Items filtered by date: September 2019
As dentists, we all know just how prevalent halitosis is across the United States, and it’s something we see in our patients each and every day. Reports suggest that as much as 65% of the population have bad breath, but fortunately halitosis is rarely more than a sign that patients have been brushing properly.
But what if it is bad brushing?
Oral Causes of Halitosis
Most cases of halitosis are simply caused by a failure to maintain good oral hygiene, and can be effectively treated at home through interdental cleaning, tongue cleaning, and the use of mouth rinses both morning and evening. Sometimes, there can be a little more to it, with bad breath being caused by conditions such as gingivitis or periodontal disease, but again these are all oral causes that we’re trained to both identify and treat at the practice. In total, it’s estimated that between 65 and 85% of halitosis cases are the result of problems arising on the tongue or in the parodontium area of the mouth.
The remaining 15 - 35% of halitosis cases can be a little more tricky to manage. While it is statistically most likely that non-oral causes are minor, it can’t be overlooked that bad breath can indicate very serious localized or systemic conditions. Diabetes, liver failure, and lung diseases such as respiratory infections and cystic fibrosis can all present with bad breath as one of the most prominent symptoms.
Perhaps even more incredibly, MIT reports that bad breath can also signal lung cancer. It has been found that, in some cases of lung cancer and some forms of lung infection, bad breath can present as the first noticeable symptom. This occurs long before fever, cough, or chest pain are experienced by the patient.
Knowing What to Look For
While we are not trained to diagnose or treat these types of conditions, as dentists it is essential that we understand that oral symptoms are not always indicative of oral health or oral conditions. Knowing what’s normal — and what’s not normal — in the presentation of halitosis really could save a life.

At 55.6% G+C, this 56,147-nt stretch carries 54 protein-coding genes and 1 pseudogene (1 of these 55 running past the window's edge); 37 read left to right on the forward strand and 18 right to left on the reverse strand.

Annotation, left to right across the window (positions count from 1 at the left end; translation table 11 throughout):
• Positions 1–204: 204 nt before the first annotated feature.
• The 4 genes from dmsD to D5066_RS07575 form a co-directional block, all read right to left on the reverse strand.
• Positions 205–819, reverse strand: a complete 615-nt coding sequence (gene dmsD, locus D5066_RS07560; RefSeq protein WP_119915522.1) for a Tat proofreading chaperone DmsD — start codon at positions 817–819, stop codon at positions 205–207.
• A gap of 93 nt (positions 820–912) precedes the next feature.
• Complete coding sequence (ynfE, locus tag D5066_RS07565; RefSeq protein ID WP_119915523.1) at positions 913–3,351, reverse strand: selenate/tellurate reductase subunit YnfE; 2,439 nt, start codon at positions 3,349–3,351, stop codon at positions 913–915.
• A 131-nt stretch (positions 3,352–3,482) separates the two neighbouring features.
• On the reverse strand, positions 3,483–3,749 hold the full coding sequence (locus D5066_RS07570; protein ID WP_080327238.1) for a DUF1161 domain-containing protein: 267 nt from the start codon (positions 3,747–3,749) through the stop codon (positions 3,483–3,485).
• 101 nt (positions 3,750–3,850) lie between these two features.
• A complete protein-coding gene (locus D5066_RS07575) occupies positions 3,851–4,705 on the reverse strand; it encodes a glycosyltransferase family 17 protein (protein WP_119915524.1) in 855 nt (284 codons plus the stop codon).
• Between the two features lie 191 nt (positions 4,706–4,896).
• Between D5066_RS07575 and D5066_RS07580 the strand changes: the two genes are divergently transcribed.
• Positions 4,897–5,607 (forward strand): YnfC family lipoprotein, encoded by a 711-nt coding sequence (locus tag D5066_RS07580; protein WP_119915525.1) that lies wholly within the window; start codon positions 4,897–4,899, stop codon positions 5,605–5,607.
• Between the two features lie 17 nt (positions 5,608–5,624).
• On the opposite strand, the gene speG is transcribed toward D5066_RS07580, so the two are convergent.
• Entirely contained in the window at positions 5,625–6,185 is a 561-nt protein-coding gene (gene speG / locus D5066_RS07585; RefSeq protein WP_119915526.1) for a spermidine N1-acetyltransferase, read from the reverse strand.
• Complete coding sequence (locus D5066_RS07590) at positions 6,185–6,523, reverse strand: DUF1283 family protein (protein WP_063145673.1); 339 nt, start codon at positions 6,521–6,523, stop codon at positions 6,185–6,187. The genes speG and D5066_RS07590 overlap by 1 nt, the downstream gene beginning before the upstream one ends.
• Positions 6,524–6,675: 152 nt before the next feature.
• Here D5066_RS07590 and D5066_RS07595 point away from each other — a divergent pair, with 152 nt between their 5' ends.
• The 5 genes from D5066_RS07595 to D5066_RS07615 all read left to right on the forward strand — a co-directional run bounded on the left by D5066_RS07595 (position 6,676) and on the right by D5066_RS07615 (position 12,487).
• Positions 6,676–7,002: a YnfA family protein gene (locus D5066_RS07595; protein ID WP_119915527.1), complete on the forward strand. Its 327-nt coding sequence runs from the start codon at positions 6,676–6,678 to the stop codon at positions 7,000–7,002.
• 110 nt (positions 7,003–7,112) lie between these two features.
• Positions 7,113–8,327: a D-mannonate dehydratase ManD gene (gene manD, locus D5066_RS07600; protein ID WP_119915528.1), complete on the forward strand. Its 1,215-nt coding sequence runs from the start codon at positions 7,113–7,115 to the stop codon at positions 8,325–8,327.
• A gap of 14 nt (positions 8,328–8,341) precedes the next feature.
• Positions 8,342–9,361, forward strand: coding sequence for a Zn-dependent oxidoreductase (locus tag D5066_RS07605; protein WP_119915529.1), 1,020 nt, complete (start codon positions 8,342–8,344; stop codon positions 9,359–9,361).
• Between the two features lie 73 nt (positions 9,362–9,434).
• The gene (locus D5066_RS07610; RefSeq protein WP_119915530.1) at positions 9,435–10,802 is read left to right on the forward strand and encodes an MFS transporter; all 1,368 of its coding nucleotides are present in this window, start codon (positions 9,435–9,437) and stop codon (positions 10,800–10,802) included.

Here are two of the most common indicators that halitosis has a non-oral cause:
Acetone / Nail Polish Remover
If a patient’s breath smells like nail polish remover, it should be recommended that the patient makes an appointment with their physician to have their blood sugar levels checked. In cases of diabetes, diabetic ketoacidosis occurs when there are very high levels of ketones in the blood, resulting in a greater odor. Ketones have a strong smell which is most commonly associated with nail polish remover. That’s because many nail polish removers contain acetone, a form of ketone that’s often used for cleaning purposes.
Sweet / Musty / Perfume
If a patient’s breath smells somewhat perfumey, with a definite sweet and musty aroma, it may be that the cause isn’t due to ketones, but to limonene. Studies have found that those suffering from liver disease have more of the chemical compound limonene in the body than healthy individuals. The link is so strong that limonene is on track to be used as an official biomarker for early stage liver disease. With symptoms rarely presenting in early stages, bad breath could be key to more timely diagnostics.
Share, Don’t Scare
The most important aspect to keep in mind is that different odors smell different to different people, so even if you do identify an unusual smell on your patient’s breath it does not always mean there is cause for alarm. If there is uncertainty as to the cause of bad breath, or halitosis is not responding as expected to common forms of treatment, advise your patients to visit their physician for further examination.